Trauma Porn & Evangelism

*Sigh*

“Finally. I can return to social media.”

That’s probably what many POC were saying after being bombarded with violent imagery in every story, every repost and every video they were sent for months. But I personally don’t believe that POC will ever recover from the emotional beating of seeing black and brown bodies brutalised for months on end because people were trying to drive home a point about racism in our society. Trauma porn has since remained a serious problem, whereby people are equating the dispersion of violent images to actual activism.

Of course, violence and suffering can be an effective tool in stirring up emotions. It gets people feeling scared, angry, sick, guilty. But is it loving to rally up support by emotionally manipulating your followers when those suffering are the community that you’re trying to protect? Those you’re trying to convince may support the cause on an emotional high, but then, as seen with the Black Lives Matter protests last year, the emotional high runs out. We are left questioning where the support went, whilst people affirm to themselves that they are good people because they cried about racial injustices one time and attended a protest. The bottom line is that you don’t need to share violent images to raise awareness of an issue. Would you go into a ward of terminally ill patients and video their deaths to raise awareness of various terminal illnesses?

Now that we’ve addressed contemporary trauma porn, let’s look within the four walls of the church.

Bringing Jesus into this (because this is a blog about Him), I’ve noticed that the church has a problem with engraining trauma porn into its evangelism. We love to depict His blood stained garments, His pierced hands and feet, the 39 lashes on His flesh, the crown of thorns – we have been accustomed to moving people to tears in reminder of this traumatic imagery of our battered and bloodied Saviour. Worse yet, you have pamphlet evangelism where the gospel isn’t explained but posters of people suffering in hell are handed out (useless if you ask me). But I think that weaponising Jesus’ suffering (whilst not as problematic as contemporary trauma porn) can propose a huge problem to the church:

We end up building the church on the foundation of feelings.

Don’t get me wrong here. I am not opposed to reminding ourselves of the sacrifice that Jesus made for us. I cry every time I think about it and have a deeper appreciation for His sacrifice when I study the depth of His physical suffering before and during His crucifixion. The Passion of the Christ moved me to tears after I gave my life to Christ at 17. But I recall The Passion of the Christ also moving me to tears when I was 8 years old and not a believer at the time. It didn’t compel me to turn to Christ, or to move away from my sin; all I did was cry. But I imagine that I would’ve also cried if Gary from down the road was being tortured and crucified too because a) I was 8 at the time and b) crucifixion is a brutal way to die and c) witnessing anyone die would be traumatic at any age. So, violent images of Christ can stir us to a deeper appreciation of Him, but they need to be backed with an understanding of the gospel so that we don’t just traumatise people.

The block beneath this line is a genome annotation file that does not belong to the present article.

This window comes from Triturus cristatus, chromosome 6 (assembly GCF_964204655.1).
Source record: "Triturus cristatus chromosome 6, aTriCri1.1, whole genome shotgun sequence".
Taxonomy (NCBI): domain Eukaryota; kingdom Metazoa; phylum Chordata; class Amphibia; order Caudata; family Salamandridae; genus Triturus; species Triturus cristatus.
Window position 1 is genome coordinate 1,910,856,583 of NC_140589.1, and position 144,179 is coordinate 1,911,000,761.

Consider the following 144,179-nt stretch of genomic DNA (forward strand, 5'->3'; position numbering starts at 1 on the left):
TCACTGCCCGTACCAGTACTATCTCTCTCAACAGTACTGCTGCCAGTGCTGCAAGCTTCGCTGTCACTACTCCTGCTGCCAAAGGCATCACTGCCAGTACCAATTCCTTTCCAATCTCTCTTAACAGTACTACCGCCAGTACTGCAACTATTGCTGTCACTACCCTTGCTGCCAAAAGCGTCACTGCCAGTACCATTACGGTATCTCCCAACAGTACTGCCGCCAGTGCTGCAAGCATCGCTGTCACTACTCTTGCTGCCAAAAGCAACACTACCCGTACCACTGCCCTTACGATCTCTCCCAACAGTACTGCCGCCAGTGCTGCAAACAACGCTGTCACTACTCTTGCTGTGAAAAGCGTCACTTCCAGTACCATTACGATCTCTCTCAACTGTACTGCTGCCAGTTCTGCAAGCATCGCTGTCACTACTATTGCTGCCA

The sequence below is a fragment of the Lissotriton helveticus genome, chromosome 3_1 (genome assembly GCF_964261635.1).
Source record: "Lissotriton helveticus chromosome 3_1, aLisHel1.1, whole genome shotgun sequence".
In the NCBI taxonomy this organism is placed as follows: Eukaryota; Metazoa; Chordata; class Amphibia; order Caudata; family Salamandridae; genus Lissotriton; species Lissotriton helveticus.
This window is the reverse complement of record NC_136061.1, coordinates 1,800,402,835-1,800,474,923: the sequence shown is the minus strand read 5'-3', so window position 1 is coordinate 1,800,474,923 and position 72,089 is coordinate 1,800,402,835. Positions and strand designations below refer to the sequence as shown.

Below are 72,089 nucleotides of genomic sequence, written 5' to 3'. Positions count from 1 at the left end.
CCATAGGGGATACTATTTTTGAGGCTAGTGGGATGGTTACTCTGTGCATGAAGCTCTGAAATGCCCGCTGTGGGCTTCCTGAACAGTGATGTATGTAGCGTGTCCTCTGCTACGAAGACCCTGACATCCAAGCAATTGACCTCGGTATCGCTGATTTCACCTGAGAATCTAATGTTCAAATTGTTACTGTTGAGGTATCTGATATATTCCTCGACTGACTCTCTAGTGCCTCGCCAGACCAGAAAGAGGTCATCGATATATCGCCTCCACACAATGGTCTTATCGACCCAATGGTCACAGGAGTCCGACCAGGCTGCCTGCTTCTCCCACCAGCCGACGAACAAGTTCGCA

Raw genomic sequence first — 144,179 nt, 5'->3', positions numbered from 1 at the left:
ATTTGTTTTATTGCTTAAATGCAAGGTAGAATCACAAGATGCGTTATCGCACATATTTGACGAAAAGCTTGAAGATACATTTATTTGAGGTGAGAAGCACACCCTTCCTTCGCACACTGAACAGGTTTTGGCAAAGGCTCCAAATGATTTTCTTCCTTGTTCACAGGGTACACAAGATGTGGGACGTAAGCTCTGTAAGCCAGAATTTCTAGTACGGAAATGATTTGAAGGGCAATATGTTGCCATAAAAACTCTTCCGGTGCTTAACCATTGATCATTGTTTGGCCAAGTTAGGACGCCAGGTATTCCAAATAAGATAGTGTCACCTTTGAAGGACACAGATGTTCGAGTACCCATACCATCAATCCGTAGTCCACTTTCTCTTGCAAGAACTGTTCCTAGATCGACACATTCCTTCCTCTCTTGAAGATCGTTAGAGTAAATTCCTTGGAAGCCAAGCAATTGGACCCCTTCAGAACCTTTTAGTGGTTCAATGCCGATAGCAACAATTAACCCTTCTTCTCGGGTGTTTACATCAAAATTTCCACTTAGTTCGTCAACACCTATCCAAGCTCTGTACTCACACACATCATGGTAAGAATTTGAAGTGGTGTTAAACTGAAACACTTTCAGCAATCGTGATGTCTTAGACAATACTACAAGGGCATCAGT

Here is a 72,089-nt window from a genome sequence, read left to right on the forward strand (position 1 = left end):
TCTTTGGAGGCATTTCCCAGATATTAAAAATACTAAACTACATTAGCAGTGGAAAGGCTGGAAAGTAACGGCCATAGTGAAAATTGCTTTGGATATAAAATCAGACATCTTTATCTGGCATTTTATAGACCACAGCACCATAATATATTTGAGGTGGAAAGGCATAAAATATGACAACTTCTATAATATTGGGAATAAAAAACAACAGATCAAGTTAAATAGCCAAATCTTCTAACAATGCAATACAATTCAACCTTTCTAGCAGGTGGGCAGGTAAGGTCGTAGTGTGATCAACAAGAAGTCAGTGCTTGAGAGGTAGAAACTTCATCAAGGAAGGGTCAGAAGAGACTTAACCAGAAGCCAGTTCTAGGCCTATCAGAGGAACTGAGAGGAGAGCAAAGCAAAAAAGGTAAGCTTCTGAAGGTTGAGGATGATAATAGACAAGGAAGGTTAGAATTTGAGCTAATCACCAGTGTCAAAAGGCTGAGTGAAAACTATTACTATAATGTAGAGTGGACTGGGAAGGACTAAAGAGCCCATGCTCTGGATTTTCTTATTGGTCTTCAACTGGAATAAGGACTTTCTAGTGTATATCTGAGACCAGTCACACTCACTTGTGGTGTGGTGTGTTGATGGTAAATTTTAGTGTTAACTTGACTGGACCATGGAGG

The emotional side of the Christian experience holds valid weight and people can be moved towards sanctification by their feelings about Jesus’ sacrifice, but it cannot be relied on as the basis of faith when we progress because our feelings can change. What happens when those feelings run out? People recover from their emotional high. They get sober. And they leave the church. They leave God’s gift of grace that they never truly experienced because they received the counterfeit. It’s important that we stand on the solid foundation that is the gospel.

What does it look like to strike a balance between facts and feeling in navigating the gospel?

I personally thought of it as how the gospel is internalised. If we return to Christ’s death, there are two ways to approach it. We can acknowledge that it happened. We can study the accounts of His death and make sense of the event from a purely physical account. Or, we can have an emotional approach where we build up an attitude of guilt and hurt about His death. But neither of the approaches work alone: physical accounts remove the personal aspect of His death and emotional accounts centre His death around us and not around Him, when the gospel and the wider bible is all about Him.

Let’s marry the two by adopting a Spirit-led approach, where we understand His death and its spiritual implications and are led not to futile remorse but to a genuine change of heart in response. Because the gospel ought to have personal meaning to us as Christians, but that meaning shouldn’t get you worked up and stop there. The gospel should give Jesus significance in our personal lives. He ought to be elevated and praised. The truth of the matter is that the battered and bloodied images of Jesus is only half of the story, and he no longer hangs on a cross with a brutalised body, but sits at the right hand of the Father.

Let’s tell the whole story.

-Pepper

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